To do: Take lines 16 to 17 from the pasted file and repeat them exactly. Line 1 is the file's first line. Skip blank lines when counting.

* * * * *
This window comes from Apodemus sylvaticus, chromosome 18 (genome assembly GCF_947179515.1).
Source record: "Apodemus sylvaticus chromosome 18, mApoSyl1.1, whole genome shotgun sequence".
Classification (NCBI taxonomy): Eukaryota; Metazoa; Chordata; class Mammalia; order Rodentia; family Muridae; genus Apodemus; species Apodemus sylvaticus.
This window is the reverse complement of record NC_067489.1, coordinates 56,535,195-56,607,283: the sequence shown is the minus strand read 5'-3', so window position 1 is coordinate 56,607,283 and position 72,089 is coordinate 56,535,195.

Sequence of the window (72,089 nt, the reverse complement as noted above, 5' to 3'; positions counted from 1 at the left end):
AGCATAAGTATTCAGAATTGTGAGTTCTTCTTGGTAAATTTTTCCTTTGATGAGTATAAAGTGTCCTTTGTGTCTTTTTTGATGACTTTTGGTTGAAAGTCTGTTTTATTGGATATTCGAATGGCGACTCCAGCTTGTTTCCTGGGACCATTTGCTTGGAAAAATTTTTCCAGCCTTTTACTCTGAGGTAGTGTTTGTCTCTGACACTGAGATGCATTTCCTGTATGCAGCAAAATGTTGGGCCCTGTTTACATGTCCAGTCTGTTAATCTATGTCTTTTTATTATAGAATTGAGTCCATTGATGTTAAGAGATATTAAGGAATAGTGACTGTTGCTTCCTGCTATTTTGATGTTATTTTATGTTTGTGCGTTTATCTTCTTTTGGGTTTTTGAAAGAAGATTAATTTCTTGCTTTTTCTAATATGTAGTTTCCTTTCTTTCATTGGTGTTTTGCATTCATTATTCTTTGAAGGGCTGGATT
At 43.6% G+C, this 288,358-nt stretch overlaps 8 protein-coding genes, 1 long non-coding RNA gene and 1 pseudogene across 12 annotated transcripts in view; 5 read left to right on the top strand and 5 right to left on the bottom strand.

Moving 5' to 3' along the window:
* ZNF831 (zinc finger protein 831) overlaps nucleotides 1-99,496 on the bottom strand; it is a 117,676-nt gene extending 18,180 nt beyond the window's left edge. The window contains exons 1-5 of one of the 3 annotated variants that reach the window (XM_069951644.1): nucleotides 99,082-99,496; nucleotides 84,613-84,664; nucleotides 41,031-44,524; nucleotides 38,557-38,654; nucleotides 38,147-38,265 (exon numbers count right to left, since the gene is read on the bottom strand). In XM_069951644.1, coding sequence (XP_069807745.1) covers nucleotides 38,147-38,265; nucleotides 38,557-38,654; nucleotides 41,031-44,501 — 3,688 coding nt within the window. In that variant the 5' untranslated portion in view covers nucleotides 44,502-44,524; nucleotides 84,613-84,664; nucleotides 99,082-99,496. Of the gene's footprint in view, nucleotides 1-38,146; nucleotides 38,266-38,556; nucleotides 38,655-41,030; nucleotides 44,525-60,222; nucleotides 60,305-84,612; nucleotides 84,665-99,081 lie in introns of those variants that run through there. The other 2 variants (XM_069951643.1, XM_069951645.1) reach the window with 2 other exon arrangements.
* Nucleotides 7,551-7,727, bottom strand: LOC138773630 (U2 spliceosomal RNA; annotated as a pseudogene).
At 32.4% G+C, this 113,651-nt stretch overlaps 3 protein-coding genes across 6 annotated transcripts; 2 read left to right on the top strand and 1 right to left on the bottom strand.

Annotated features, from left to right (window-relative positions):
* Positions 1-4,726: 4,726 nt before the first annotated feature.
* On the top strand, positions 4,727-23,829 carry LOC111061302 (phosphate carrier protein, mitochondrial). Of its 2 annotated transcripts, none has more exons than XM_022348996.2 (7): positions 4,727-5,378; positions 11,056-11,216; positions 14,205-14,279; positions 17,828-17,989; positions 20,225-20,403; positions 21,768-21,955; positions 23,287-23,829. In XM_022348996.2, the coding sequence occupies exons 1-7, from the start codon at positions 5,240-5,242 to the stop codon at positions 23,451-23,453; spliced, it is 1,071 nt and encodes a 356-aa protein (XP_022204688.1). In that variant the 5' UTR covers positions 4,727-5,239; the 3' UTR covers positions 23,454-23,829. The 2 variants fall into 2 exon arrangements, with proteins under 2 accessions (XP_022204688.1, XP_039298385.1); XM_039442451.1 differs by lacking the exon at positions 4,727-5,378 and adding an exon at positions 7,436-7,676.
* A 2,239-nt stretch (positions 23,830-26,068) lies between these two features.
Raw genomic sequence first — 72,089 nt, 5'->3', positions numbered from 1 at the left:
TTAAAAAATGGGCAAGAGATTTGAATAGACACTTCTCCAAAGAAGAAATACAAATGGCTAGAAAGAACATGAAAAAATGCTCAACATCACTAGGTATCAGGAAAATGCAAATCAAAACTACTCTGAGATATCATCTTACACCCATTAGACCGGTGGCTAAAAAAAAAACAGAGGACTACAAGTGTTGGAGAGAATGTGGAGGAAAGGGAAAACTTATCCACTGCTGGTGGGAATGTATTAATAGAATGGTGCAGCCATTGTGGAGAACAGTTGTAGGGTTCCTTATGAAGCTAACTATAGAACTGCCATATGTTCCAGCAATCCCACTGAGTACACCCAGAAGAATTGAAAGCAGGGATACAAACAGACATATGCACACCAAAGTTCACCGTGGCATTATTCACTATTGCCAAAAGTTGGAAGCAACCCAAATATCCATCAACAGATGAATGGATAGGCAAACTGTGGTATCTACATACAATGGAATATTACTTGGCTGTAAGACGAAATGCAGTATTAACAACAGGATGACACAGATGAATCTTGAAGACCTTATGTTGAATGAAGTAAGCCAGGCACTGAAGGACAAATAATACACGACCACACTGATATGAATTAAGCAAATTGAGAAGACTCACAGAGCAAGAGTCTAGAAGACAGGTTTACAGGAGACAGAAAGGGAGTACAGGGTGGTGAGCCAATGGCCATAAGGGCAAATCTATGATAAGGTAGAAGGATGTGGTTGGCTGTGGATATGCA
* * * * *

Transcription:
Raw genomic sequence first — 72,089 nt, 5'->3', positions numbered from 1 at the left:
TTAAAAAATGGGCAAGAGATTTGAATAGACACTTCTCCAAAGAAGAAATACAAATGGCTAGAAAGAACATGAAAAAATGCTCAACATCACTAGGTATCAGGAAAATGCAAATCAAAACTACTCTGAGATATCATCTTACACCCATTAGACCGGTGGCTAAAAAAAAAACAGAGGACTACAAGTGTTGGAGAGAATGTGGAGGAAAGGGAAAACTTATCCACTGCTGGTGGGAATGTATTAATAGAATGGTGCAGCCATTGTGGAGAACAGTTGTAGGGTTCCTTATGAAGCTAACTATAGAACTGCCATATGTTCCAGCAATCCCACTGAGTACACCCAGAAGAATTGAAAGCAGGGATACAAACAGACATATGCACACCAAAGTTCACCGTGGCATTATTCACTATTGCCAAAAGTTGGAAGCAACCCAAATATCCATCAACAGATGAATGGATAGGCAAACTGTGGTATCTACATACAATGGAATATTACTTGGCTGTAAGACGAAATGCAGTATTAACAACAGGATGACACAGATGAATCTTGAAGACCTTATGTTGAATGAAGTAAGCCAGGCACTGAAGGACAAATAATACACGACCACACTGATATGAATTAAGCAAATTGAGAAGACTCACAGAGCAAGAGTCTAGAAGACAGGTTTACAGGAGACAGAAAGGGAGTACAGGGTGGTGAGCCAATGGCCATAAGGGCAAATCTATGATAAGGTAGAAGGATGTGGTTGGCTGTGGATATGCA